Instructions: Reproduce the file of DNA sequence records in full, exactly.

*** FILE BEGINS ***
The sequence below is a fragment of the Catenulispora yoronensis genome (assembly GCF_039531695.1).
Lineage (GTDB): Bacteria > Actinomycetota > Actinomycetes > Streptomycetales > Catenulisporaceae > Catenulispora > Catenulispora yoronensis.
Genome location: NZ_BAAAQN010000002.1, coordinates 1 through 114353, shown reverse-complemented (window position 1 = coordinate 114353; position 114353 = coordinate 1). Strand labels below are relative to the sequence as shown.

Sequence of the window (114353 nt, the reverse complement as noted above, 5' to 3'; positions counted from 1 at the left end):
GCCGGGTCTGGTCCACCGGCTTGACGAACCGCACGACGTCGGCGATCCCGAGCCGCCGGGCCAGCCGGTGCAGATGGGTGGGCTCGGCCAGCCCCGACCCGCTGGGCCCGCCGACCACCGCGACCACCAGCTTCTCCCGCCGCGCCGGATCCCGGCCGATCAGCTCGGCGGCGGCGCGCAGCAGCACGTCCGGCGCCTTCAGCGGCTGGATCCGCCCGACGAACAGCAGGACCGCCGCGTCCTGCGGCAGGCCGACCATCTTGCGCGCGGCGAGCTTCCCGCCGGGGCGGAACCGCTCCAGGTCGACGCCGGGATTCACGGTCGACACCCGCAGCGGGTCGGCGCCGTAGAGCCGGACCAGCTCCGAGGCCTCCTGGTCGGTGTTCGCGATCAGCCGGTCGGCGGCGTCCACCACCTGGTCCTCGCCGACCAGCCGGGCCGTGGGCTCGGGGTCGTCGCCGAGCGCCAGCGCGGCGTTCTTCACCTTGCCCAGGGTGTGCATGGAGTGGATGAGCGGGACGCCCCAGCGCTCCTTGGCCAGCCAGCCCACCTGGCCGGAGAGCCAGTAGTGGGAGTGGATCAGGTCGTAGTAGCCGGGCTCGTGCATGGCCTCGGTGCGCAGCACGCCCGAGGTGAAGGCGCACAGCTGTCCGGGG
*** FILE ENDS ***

The sequence below is a fragment of the Catenulispora yoronensis genome (assembly GCF_039531695.1).
Lineage (GTDB): Bacteria > Actinomycetota > Actinomycetes > Streptomycetales > Catenulisporaceae > Catenulispora > Catenulispora yoronensis.
Genome location: NZ_BAAAQN010000002.1, coordinates 1 through 114353, shown reverse-complemented (window position 1 = coordinate 114353; position 114353 = coordinate 1). Strand labels below are relative to the sequence as shown.

Sequence of the window (114353 nt, the reverse complement as noted above, 5' to 3'; positions counted from 1 at the left end):
GCCGGGTCTGGTCCACCGGCTTGACGAACCGCACGACGTCGGCGATCCCGAGCCGCCGGGCCAGCCGGTGCAGATGGGTGGGCTCGGCCAGCCCCGACCCGCTGGGCCCGCCGACCACCGCGACCACCAGCTTCTCCCGCCGCGCCGGATCCCGGCCGATCAGCTCGGCGGCGGCGCGCAGCAGCACGTCCGGCGCCTTCAGCGGCTGGATCCGCCCGACGAACAGCAGGACCGCCGCGTCCTGCGGCAGGCCGACCATCTTGCGCGCGGCGAGCTTCCCGCCGGGGCGGAACCGCTCCAGGTCGACGCCGGGATTCACGGTCGACACCCGCAGCGGGTCGGCGCCGTAGAGCCGGACCAGCTCCGAGGCCTCCTGGTCGGTGTTCGCGATCAGCCGGTCGGCGGCGTCCACCACCTGGTCCTCGCCGACCAGCCGGGCCGTGGGCTCGGGGTCGTCGCCGAGCGCCAGCGCGGCGTTCTTCACCTTGCCCAGGGTGTGCATGGAGTGGATGAGCGGGACGCCCCAGCGCTCCTTGGCCAGCCAGCCCACCTGGCCGGAGAGCCAGTAGTGGGAGTGGATCAGGTCGTAGTAGCCGGGCTCGTGCATGGCCTCGGTGCGCAGCACGCCCGAGGTGAAGGCGCACAGCTGTCCGGGG